If this is your first time reading this series, you might want to catch-up here, on my Articles page. I’ve also added a Recipe page and a page about my new blog carnival, Slightly Indulgent Mondays, which starts August 31st. I hope you’ll join in the fun!
I want to thank everyone who has shared their struggles with food and weight during this series. It’s not easy to let people (in this case, anyone with Internet access) see inside of you, especially those places that aren’t so pretty. It takes courage, and your courage is helping the next person. Also, your support of me and my journey has been incredible and quite often brings tears to my eyes.
This title is so politically incorrect. I’m sure I’ll get some flack, but then again I’m sharing my experience. You can disagree with my premise and my thoughts but you can’t argue my experience. It’s just what it was. I can’t speak for all people that have been or are overweight but I can speak for myself .
I’ve talked a lot about the physical cravings that contributed to my struggles with weight. I wish it was that simple for me – solve the physical problem and everything else disappears. But it wasn’t so. Yes, eliminating sugar and gluten stopped the food cravings. There was also a psychological component to my weight problem.
There were some big payoffs that kept me fat.
I’m going to start by defining ‘payoff.’ For my purposes here, a payoff is an outcome you get from a specific action or situation. Were the payoffs positive? Probably not. But they were what I knew, they were safe, and they were comfortable.
I didn’t want to be fat. I am not sure anyone does. The hardest lesson I learned about being grossly overweight was that I was immediately judged and then treated like a second class citizen. There is an unspoken credibility that comes with being thin. When I’m shopping, I get helped quicker and with better service. People let me go in front of them in line when before they just looked at me sideways. I don’t have to work as hard anywhere to prove myself, either.
I learned somewhere along the line that I could hide from life because I was overweight. My best guess is that I learned it as a kid. People felt sorry for me because I had so many struggles – being made fun, not having many friends, and constantly feeling bad about myself. Unintentionally, adults in my life let me off easy at times to try and help the situation. Though no one was trying to teach me this, I learned that I could play it safe, hide, and avoid disappointment – all because I was chunky.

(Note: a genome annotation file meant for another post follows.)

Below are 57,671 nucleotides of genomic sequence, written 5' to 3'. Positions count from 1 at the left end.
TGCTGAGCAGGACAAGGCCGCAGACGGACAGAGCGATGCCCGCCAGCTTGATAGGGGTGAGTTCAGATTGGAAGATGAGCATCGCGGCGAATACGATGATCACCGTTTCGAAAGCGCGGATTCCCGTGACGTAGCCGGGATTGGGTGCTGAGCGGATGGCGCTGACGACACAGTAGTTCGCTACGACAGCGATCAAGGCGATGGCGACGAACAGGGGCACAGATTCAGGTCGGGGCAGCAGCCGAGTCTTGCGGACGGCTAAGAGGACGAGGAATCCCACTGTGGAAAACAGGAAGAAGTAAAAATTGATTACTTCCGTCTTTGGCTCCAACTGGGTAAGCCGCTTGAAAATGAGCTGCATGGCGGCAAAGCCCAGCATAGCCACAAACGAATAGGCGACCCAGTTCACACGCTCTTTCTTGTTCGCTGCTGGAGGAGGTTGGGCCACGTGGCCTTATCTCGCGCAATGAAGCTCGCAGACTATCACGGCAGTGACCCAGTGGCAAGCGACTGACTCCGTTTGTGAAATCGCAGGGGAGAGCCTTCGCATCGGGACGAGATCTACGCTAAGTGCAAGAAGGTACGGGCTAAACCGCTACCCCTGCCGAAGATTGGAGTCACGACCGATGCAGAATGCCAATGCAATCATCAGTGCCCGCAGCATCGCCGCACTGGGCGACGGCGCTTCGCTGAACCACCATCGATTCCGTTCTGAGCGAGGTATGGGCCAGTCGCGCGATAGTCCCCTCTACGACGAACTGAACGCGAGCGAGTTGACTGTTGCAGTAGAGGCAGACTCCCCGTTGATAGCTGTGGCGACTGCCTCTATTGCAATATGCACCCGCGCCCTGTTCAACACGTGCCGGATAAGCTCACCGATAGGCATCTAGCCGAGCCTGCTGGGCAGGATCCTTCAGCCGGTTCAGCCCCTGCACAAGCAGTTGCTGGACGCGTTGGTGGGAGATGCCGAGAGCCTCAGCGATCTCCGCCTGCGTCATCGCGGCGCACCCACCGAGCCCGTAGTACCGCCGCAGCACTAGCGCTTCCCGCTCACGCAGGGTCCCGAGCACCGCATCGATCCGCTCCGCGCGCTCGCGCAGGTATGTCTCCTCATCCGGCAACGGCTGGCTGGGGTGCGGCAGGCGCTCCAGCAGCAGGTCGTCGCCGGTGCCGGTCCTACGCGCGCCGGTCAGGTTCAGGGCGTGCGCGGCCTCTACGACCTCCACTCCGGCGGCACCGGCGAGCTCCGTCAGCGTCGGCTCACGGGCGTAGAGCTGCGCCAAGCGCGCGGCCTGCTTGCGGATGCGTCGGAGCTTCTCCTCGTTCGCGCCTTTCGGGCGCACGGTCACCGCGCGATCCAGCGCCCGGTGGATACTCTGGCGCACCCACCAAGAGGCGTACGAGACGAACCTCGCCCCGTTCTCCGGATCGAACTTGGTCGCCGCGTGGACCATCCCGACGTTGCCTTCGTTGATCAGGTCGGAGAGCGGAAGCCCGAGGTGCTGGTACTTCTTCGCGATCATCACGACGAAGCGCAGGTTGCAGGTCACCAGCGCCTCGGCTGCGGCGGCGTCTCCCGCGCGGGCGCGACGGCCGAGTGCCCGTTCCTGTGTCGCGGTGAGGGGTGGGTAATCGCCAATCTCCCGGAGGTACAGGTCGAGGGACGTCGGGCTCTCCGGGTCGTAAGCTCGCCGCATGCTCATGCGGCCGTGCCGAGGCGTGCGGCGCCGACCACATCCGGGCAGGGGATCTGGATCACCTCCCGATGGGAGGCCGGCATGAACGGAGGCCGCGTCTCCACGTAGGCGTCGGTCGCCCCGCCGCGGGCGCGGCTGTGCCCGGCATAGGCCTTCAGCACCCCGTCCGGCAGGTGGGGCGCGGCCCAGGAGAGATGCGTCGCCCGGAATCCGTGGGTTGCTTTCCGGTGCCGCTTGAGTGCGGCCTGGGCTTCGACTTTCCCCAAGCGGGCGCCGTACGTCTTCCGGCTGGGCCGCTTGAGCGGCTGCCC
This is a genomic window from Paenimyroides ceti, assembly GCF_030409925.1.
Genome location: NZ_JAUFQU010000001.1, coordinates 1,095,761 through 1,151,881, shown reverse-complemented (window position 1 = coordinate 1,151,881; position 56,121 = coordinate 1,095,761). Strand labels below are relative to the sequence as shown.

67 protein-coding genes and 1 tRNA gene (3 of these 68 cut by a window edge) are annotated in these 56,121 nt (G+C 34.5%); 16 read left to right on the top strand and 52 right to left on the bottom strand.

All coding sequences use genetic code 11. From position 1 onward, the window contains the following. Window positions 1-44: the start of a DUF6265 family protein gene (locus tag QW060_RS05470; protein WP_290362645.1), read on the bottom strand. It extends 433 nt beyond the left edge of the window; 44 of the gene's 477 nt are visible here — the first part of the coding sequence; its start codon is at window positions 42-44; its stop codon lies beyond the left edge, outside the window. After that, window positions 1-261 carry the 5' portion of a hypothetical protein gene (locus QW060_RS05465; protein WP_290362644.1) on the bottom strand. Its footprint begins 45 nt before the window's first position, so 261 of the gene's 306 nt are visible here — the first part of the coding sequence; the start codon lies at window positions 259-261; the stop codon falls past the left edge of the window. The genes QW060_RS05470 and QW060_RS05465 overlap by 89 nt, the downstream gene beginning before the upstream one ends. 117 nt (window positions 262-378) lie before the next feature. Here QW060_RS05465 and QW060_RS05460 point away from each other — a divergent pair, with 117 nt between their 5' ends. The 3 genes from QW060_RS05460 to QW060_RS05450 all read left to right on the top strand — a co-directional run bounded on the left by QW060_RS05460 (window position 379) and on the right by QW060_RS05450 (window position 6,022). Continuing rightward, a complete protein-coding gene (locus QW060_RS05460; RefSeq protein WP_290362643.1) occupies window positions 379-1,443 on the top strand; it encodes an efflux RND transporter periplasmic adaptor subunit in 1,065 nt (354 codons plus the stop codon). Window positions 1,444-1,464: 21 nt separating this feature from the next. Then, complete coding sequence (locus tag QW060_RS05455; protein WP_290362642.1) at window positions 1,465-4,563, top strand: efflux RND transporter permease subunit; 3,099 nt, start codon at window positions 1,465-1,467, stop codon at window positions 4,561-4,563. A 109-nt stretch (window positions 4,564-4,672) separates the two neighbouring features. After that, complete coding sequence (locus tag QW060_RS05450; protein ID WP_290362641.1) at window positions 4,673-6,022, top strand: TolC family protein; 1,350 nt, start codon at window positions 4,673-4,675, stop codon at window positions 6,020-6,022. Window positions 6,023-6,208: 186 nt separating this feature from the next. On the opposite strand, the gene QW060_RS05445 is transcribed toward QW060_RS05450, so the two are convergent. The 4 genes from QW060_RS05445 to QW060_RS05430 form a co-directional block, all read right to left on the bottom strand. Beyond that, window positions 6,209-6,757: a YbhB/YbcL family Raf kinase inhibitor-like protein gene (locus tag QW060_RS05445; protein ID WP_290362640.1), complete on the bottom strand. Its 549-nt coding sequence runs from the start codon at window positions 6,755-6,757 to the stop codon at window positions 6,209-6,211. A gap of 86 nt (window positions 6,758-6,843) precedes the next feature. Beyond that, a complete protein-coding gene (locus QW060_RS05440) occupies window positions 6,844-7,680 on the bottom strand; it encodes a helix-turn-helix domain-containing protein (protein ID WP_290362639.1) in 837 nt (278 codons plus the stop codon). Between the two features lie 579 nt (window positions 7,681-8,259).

I didn’t hide from everything. There were some things I was naturally good at – I loved to learn and excelled in school. I also loved to read and was always very creative.
But being fat let me hide from everything that didn’t guarantee success. Though I was miserable, I was comfortable that way.
Some of the ways I hid included:
- Never learning to play sport or trying out for any groups teams in high school. I wanted to be a part of what was going on so badly but I was too scared to fail. And, I was fat through many of those years. “No one wants a fat girl on the volleyball team,” I thought to myself. I never tried out and, consequently, never failed. At least not publicly.
- Declining invitations because I didn’t have anything to wear. For me, one of the worst parts of being overweight was clothes shopping. I carried the majority of my weight around my midsection. To hide my stomach I draped myself in athletic clothes and looked like a man most of the time. I’d say to myself, “I don’t have anything that will fit so I can’t go.” I could avoid the social interaction and the possibility of being uncomfortable. When I did show up, I hung around the food table and hid that way.
- I had an excuse not to date when I was overweight. And if I did date, I always chose someone who wasn’t so nice. Of course I put up with their cruel comments and rude behavior because deep down inside I believed that they were doing me a favor. When the relationship went south, it wasn’t such a big deal because I didn’t ever love him. I never let him really know me anyway. It was safe.
- I had this fantasy that when I was thin, I’d be able do IT, whatever it was. Maybe it was write a book, travel to Italy, buy and wear those stiletto shoes I’d always wanted so badly. I thought that when I was thin, I’d feel better about myself, I’d have more friends, and my problems would go away. Life would be perfect. This fantasy kept me safe and fat because I never really had the chance to fail. Instead, I waited for “someday.”
I’m thin now, but the fat mentality followed me for years. Sometimes it still creeps up. Next week, I’m going to talk about finding the courage to live fully.
Do you ever play it safe? What do you really want to do but are too afraid to try? Or, what have you had the courage to try and how has it turned out?
And, a recipe – Artichoke and Tomato Salad with Basil Vinigarette – this is how I love to eat every day.
May you find balance and freedom,